A case of crime news – yet another in the USA – has shocked the world in recent days. On May 24, 18-year-old Salvador Ramos opened fire inside an elementary school in Uvalde, Texas. The young man broke the lives of 19 young students and two teachers before falling under the blows of the police.
After the shock, many have wondered about the background of the crazy gesture. The shooting – one of the bloodiest when compared to similar cases that always took place in the USA – has stirred public opinion forcing various exponents of politics, supervisory bodies and civil society to intervene. Among them stands out Steven McGraw which, in Texas, represents the top of the Department of Public Safety. When questioned by ABC microphones, McGraw tried to sneak up on a few questions and then concede a statement that sparked a series of harsh reactions on twitter. “We have not yet probed the reasons for the gesture but we know that Ramos was inside the world of ‘cybergaming’ (sic.) and in groups dedicated to gaming “ McGraw would have said.
Twitter people disagree with McGraw, US citizens respond
The impression in this case – as in other analogues – is that there is an attempt to place a large part of the responsibility for this kind of events on the gaming world. In 2019, there was even serious discussion about the possibility of taxing violent video games by a further 10%. Such a tax, said the promoters of the initiative, would be designed to ensure greater safety in schools.
As mentioned, the replies of US citizens were not long in coming and, from twitter, they show that the one of the DPS officer is not an adequate answer. “We are back in the 90s” someone begins. “In fact, the US is the only nation in the world that owns video games” someone else replies.
Others highlight how some statistical data show that although there are other countries with a greater distribution of video games than the USA, the United States tops the list for mass shootings far ahead of all other countries.
Unfortunately, it is not the first time that video games and brutal violence are juxtaposed as if they were cause and effect. The singular syllogism began to make its way several years ago and then became more widely used starting with the case of Columbine High School.
What do the research say?
This narrative has begun to become a field of study for the academic world which, in many cases, has presented results that are diametrically opposed to the message we are trying to convey. For example, the University of Oxford, among the first, has proved the non-correlation between the use of violent video games and violent behavior. Even before, a more than thirty-year study conducted by the universities of Villanova and Rochester it determined the impossibility of connecting the two phenomena directly. The University of York – which used Sniper Elite and Grand Theft Auto for its tests – is too skeptical that video games with strong themes induce one greater recurrence of aggressive behaviors. Lastly, un research conducted by the University of Stetsonwhile not completely excluding the precise possibility that there are many variables to consider: cultural background; psyche of the subject etc.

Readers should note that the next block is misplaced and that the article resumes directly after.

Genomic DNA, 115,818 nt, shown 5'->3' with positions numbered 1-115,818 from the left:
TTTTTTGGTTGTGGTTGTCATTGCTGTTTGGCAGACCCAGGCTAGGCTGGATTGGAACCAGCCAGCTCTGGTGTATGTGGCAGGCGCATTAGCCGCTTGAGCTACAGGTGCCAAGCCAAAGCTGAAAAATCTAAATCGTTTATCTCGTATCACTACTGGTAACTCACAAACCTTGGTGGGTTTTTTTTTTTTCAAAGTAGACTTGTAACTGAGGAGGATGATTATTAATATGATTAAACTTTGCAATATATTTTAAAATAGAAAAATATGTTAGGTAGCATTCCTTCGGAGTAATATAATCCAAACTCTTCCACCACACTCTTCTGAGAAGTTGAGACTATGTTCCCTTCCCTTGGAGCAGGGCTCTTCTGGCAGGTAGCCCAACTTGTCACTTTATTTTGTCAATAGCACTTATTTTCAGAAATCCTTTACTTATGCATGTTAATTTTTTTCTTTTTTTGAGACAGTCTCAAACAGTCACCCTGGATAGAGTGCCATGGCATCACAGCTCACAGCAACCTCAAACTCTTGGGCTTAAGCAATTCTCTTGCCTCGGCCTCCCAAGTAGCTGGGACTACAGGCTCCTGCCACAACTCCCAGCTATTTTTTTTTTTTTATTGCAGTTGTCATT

Video games, it is worth remembering, are now part of the cultural diet of many people. Someone will remember the case of the Norwegian Anders Breivik. Even with respect to the author of the Utoya massacre (2011) it was said that he was a gamer. As if that in itself were enough to identify a murderer. It was later discovered that the video game used most by the Oslo monster was actually Minecraft. It is therefore difficult to hypothesize a connection. And if we really wanted to be picky: how do we justify all the murders and massacres committed before the invention of video games? And how do we justify those who commit brutal crimes despite never having used a video game? As a youtuber dear to me would say: do you know what they all had in common? Everyone regularly consumed oxygen.
Unfortunately, it seems evident that the videogame medium has yet to be “tamed” by that segment of the population that simply does not understand it. The axiom that predicts behavior adopted uncritically after exposure to a certain type of message is expounded by Umberto Eco in its volume “Apocalyptic and Integrated”Where, retracing the history of the media, he recounts that one of the first theories formulated – defined as the hypodermic needle or magic bullet – described the audience as unable to make a discernment between reality and scenic fiction. Between message and meaning. Over time, fortunately, this theory was abandoned.
What the video game is subject to was also the fate of cinema, television, Rock’n Roll, the Internet and even pinball machines in the early years of their lives. Now, video games have something like 50 years on their shoulders. It is also time that we began to think about what are the real responsibilities of these events which, by chance, often occur in southern Canada.